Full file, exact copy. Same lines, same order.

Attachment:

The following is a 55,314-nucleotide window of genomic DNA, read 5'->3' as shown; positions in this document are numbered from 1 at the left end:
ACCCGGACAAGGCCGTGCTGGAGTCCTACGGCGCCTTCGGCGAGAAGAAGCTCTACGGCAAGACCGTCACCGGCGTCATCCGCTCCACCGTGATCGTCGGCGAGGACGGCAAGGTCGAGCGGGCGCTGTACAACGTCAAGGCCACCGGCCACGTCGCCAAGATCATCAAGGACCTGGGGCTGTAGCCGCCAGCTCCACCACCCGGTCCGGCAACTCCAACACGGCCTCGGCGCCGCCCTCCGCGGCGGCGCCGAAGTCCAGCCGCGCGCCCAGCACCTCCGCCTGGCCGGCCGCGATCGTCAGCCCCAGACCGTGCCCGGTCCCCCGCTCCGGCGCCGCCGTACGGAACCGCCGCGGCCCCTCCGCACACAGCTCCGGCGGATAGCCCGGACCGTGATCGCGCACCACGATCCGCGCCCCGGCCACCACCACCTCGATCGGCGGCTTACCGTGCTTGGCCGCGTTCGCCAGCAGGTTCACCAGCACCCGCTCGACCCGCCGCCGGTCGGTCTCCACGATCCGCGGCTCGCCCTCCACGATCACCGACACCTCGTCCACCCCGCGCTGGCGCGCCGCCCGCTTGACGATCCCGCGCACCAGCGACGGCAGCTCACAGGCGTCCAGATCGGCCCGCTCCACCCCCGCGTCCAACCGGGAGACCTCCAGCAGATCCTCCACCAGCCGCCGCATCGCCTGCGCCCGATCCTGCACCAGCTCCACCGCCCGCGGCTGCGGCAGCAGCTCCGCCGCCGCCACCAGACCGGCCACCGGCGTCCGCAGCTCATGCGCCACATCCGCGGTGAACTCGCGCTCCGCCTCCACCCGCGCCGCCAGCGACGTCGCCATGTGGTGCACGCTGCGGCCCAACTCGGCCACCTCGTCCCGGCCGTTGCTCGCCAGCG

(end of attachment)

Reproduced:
The following is a 55,314-nucleotide window of genomic DNA, read 5'->3' as shown; positions in this document are numbered from 1 at the left end:
ACCCGGACAAGGCCGTGCTGGAGTCCTACGGCGCCTTCGGCGAGAAGAAGCTCTACGGCAAGACCGTCACCGGCGTCATCCGCTCCACCGTGATCGTCGGCGAGGACGGCAAGGTCGAGCGGGCGCTGTACAACGTCAAGGCCACCGGCCACGTCGCCAAGATCATCAAGGACCTGGGGCTGTAGCCGCCAGCTCCACCACCCGGTCCGGCAACTCCAACACGGCCTCGGCGCCGCCCTCCGCGGCGGCGCCGAAGTCCAGCCGCGCGCCCAGCACCTCCGCCTGGCCGGCCGCGATCGTCAGCCCCAGACCGTGCCCGGTCCCCCGCTCCGGCGCCGCCGTACGGAACCGCCGCGGCCCCTCCGCACACAGCTCCGGCGGATAGCCCGGACCGTGATCGCGCACCACGATCCGCGCCCCGGCCACCACCACCTCGATCGGCGGCTTACCGTGCTTGGCCGCGTTCGCCAGCAGGTTCACCAGCACCCGCTCGACCCGCCGCCGGTCGGTCTCCACGATCCGCGGCTCGCCCTCCACGATCACCGACACCTCGTCCACCCCGCGCTGGCGCGCCGCCCGCTTGACGATCCCGCGCACCAGCGACGGCAGCTCACAGGCGTCCAGATCGGCCCGCTCCACCCCCGCGTCCAACCGGGAGACCTCCAGCAGATCCTCCACCAGCCGCCGCATCGCCTGCGCCCGATCCTGCACCAGCTCCACCGCCCGCGGCTGCGGCAGCAGCTCCGCCGCCGCCACCAGACCGGCCACCGGCGTCCGCAGCTCATGCGCCACATCCGCGGTGAACTCGCGCTCCGCCTCCACCCGCGCCGCCAGCGACGTCGCCATGTGGTGCACGCTGCGGCCCAACTCGGCCACCTCGTCCCGGCCGTTGCTCGCCAGCG